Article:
3. Humbert himself: For the first time, we see the reason for his obsession, and it isn't entirely pedophilia, as in the case of Quilty. Irons is given many additional scenes to show the conflict between his better nature and his pedophile nature, to show that he understands that what he is doing is not only wrong but will be his downfall.
4. The ending: I prefer the way it ended so much more in this later version. First, Quilty finally, for the first time, comes out of the shadows, and we see him for his repulsive self. Sellers' portrayal was too offbeat to allow us to despise this guy as he should be despised. Also, the final "fini" is so downbeat so as to let you know in no uncertain terms that you have just witnessed a multiple tragedy.
Adrian Lyne did an excellent job of directing, and the music of Ennio Morricone was a great help to the also excellent cinematography.
I had a lot of fun watching this movie! Leonardo DiCaprio was given the
role of a lifetime -- he is perfect for the role of a teenager who can pass
for an adult, and he makes the most of it. Teaming him with Christopher
Walken as his father was a stroke of genius, as the two really resemble one
another, something that never would have occurred to me. Both of them are
great, and Tom Hanks has fun with his role, too.
(I find it interesting that the Hanks role was offered first to James Gandolfini, but he had to turn it down due to his commitments to "The Sopranos". I can imagine what a great comic turn Gandolfini would have had with this role as the perplexed, straight-laced FBI agent.)
And Steven Spielberg, who inherited this film from other directors, took it and made it into a truly enjoyable experience. It is probably the lightest, funniest Spielberg movie ever.
One of the more thought-provoking movies in a long time. N. Cage has one of
his best roles ever, and makes the most of it. He deserves a nomination for
an Oscar, as does M. Steep and C. Cooper. Very original, strange but one of
those movies that actually challenges you to think about life, all our
options and opportunities in life and how we use them or let them slide
Oh by the way, it's also very funny! Very clever to start while "Being John Malkovich" is still being filmed.
I happened across this on Turner Movie Channel the other evening. It was
shown in widescreen. I didn't recognize the musicians at first, and then I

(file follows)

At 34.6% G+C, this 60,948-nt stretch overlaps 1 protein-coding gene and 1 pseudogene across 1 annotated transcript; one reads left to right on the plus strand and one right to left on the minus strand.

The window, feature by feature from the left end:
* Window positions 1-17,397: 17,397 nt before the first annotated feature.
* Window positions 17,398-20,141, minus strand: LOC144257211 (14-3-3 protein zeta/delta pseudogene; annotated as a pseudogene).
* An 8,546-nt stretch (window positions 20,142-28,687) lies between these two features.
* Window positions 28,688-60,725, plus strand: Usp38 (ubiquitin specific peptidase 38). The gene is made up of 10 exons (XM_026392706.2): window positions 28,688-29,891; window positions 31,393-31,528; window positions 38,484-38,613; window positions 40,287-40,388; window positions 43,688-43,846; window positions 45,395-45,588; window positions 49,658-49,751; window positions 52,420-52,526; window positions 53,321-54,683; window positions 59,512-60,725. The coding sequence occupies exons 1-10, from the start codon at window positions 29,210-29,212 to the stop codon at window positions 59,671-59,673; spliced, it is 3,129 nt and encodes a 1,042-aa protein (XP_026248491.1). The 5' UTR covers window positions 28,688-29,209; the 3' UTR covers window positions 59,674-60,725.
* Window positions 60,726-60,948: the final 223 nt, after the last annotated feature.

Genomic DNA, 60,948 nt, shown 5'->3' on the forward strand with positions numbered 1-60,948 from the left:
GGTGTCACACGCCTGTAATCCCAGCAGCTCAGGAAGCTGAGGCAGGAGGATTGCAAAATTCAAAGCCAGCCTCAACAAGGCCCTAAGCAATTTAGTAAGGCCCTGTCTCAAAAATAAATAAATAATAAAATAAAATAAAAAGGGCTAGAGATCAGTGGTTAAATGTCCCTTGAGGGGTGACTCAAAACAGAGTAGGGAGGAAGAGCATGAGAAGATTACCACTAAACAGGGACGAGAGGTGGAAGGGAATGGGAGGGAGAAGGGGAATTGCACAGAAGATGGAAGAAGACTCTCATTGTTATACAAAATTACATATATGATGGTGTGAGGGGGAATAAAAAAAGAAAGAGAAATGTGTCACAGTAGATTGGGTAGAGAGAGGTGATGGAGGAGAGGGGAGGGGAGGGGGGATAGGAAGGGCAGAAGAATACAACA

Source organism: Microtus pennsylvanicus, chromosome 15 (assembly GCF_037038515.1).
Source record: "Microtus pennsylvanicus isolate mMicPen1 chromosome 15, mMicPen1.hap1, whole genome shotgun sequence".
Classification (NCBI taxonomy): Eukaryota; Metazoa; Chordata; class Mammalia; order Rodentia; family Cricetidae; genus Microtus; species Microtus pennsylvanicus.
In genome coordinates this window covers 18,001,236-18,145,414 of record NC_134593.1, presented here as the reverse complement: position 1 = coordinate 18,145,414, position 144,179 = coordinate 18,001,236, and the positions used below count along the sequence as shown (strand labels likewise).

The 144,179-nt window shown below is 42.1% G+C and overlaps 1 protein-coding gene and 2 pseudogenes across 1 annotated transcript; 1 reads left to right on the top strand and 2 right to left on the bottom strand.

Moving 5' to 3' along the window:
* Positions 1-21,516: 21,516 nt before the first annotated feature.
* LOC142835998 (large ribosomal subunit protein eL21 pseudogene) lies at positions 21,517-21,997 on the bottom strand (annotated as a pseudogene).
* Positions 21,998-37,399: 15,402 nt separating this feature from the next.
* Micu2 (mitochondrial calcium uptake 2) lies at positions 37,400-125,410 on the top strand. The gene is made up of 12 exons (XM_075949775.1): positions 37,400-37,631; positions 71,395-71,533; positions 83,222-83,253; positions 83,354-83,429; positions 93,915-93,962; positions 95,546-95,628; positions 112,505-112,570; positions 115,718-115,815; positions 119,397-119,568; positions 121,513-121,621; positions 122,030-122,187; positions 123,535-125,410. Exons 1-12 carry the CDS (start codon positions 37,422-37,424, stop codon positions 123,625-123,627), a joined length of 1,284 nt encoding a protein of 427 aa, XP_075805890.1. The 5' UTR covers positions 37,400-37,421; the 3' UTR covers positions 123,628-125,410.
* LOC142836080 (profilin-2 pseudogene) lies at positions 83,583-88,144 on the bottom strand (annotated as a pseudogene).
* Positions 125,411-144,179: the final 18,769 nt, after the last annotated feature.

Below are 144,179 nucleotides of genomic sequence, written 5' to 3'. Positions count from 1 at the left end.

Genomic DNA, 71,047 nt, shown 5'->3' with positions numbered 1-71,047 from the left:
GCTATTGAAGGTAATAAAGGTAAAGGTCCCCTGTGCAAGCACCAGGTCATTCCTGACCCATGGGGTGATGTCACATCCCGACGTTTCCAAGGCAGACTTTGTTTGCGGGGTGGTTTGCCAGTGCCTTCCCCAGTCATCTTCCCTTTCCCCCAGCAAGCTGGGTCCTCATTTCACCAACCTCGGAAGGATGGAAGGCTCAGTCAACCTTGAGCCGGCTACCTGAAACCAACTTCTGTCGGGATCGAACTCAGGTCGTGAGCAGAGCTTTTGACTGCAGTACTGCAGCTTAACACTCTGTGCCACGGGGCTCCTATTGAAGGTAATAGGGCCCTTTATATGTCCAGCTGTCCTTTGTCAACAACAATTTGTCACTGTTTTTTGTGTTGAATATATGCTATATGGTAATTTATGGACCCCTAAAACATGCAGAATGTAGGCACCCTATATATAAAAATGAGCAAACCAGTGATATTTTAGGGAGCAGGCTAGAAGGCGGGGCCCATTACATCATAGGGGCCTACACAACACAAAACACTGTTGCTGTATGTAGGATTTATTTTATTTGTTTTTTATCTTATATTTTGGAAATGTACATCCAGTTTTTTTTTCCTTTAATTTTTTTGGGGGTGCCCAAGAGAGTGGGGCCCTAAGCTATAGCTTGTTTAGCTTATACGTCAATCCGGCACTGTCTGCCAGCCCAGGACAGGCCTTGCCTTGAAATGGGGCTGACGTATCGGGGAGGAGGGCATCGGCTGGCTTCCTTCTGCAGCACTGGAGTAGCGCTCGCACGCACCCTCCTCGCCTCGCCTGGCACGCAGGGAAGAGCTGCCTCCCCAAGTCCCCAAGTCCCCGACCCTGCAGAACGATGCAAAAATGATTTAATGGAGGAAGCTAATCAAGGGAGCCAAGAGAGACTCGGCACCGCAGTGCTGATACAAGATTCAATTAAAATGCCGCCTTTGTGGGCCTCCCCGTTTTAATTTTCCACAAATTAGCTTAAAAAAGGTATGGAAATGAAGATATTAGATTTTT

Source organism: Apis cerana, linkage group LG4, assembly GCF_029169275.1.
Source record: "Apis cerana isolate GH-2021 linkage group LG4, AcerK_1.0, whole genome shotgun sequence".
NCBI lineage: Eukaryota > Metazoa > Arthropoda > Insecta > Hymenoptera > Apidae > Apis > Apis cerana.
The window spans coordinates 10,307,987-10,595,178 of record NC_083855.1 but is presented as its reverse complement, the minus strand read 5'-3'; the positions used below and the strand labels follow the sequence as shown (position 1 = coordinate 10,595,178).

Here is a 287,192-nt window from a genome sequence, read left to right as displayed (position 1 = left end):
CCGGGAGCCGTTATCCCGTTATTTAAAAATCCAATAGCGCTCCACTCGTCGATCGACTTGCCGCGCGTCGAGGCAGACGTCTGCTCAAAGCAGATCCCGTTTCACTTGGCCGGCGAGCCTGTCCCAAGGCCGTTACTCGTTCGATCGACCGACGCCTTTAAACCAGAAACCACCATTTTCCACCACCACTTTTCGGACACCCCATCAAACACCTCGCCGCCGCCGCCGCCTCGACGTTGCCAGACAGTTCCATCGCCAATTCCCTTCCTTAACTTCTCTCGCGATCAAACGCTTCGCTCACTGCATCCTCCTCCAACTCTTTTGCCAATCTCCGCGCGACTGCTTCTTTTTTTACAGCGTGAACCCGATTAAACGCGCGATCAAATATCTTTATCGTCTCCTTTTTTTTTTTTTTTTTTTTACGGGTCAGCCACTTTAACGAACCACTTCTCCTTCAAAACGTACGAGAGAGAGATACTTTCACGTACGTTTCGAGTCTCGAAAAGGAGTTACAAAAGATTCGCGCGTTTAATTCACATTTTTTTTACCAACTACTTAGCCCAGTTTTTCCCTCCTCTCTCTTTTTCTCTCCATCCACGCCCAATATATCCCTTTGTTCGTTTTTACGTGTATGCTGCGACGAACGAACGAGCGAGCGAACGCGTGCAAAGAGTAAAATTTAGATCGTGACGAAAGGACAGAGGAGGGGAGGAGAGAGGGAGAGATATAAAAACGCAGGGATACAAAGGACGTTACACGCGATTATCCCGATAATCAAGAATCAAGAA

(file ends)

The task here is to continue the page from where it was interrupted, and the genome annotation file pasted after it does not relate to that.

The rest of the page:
saw this great drummer who was also singing, and really belting out the
songs! It was Leroy Helm, who played Loretta Lynn's Daddy in "Coal Miner's
Then I heard the interviewer, and I recognized that voice. "Damn, that's Martin Scorsese!" I said out loud.
I was sorry I came in late on this, because the music was fantastic, and it was a thoroughly fascinating documentary about rock music. There were so many late 70's rock stars singing, and I was just sorry that Linda Ronstadt and Kris Kristofferson weren't part of it.
I went into the theatre expecting to be either entertained or challenged in
my thinking. Nothing happened. I take it that this was a comedy, a black
comedy. But even in black comedies, people laugh. No one laughed. People
with full buckets of popcorn were getting up in the middle of the movie and
leaving. It had occurred to me to do the same, something I have never done.
I found nothing insightful or even artistic about this, unless you think
that walking out of a theatre feeling chilled to the bone by a set of
characters you wanted to have some feelings for, but you can find no reason
to feel for them -- if this is artistic, then art sucks. This was not art.
It was a self-indulgent wallowing in pity for shallow, spoiled people who
deserved no pity.
If you waste your money on this movie, as I did, don't say you weren't warned. Again, I had high expectations of this film. God, I hate film reviewers who think anything ice cold must certainly be art.
P.S.: There was only one good performance in the entire movie, laden with great performers -- that of Kieran Culkin. So what were Susan Sarandon, Ryan Phillipe, Claire Danes and Jeff Goldblum thinking when they got into this?
I have for a long time had a lot of problems with the haunted house or
ghost-in-the-house type movie. There is generally way too much screaming,
gore, special effects, and worst of all, these movies tend to take their
ridiculous premises way too seriously.